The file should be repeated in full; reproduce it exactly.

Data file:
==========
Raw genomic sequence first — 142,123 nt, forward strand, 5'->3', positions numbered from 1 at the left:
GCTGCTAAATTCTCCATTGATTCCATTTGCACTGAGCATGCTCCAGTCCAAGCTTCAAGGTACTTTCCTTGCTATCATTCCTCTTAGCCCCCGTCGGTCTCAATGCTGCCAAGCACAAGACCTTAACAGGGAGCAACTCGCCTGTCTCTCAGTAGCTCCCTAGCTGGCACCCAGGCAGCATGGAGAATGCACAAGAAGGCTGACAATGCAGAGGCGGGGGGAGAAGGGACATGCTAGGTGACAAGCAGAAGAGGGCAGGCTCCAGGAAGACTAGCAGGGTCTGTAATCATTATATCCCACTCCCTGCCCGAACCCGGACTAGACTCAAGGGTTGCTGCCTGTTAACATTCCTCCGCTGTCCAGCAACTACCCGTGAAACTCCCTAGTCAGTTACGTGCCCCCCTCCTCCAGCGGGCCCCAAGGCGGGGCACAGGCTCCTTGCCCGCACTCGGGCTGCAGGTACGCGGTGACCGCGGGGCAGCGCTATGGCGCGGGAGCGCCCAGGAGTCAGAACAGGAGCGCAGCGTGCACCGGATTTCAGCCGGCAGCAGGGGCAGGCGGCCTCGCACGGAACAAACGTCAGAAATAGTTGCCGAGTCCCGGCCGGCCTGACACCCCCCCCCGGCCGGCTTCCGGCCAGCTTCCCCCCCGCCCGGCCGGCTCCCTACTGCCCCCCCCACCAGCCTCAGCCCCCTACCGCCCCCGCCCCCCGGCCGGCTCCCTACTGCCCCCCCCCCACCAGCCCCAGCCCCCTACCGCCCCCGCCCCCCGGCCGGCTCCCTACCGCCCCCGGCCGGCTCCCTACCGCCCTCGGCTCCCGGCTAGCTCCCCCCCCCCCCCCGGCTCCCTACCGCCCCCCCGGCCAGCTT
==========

Raw genomic sequence first — 142,123 nt, forward strand, 5'->3', positions numbered from 1 at the left:
GCTGCTAAATTCTCCATTGATTCCATTTGCACTGAGCATGCTCCAGTCCAAGCTTCAAGGTACTTTCCTTGCTATCATTCCTCTTAGCCCCCGTCGGTCTCAATGCTGCCAAGCACAAGACCTTAACAGGGAGCAACTCGCCTGTCTCTCAGTAGCTCCCTAGCTGGCACCCAGGCAGCATGGAGAATGCACAAGAAGGCTGACAATGCAGAGGCGGGGGGAGAAGGGACATGCTAGGTGACAAGCAGAAGAGGGCAGGCTCCAGGAAGACTAGCAGGGTCTGTAATCATTATATCCCACTCCCTGCCCGAACCCGGACTAGACTCAAGGGTTGCTGCCTGTTAACATTCCTCCGCTGTCCAGCAACTACCCGTGAAACTCCCTAGTCAGTTACGTGCCCCCCTCCTCCAGCGGGCCCCAAGGCGGGGCACAGGCTCCTTGCCCGCACTCGGGCTGCAGGTACGCGGTGACCGCGGGGCAGCGCTATGGCGCGGGAGCGCCCAGGAGTCAGAACAGGAGCGCAGCGTGCACCGGATTTCAGCCGGCAGCAGGGGCAGGCGGCCTCGCACGGAACAAACGTCAGAAATAGTTGCCGAGTCCCGGCCGGCCTGACACCCCCCCCCGGCCGGCTTCCGGCCAGCTTCCCCCCCGCCCGGCCGGCTCCCTACTGCCCCCCCCACCAGCCTCAGCCCCCTACCGCCCCCGCCCCCCGGCCGGCTCCCTACTGCCCCCCCCCCACCAGCCCCAGCCCCCTACCGCCCCCGCCCCCCGGCCGGCTCCCTACCGCCCCCGGCCGGCTCCCTACCGCCCTCGGCTCCCGGCTAGCTCCCCCCCCCCCCCCGGCTCCCTACCGCCCCCCCGGCCAGCTT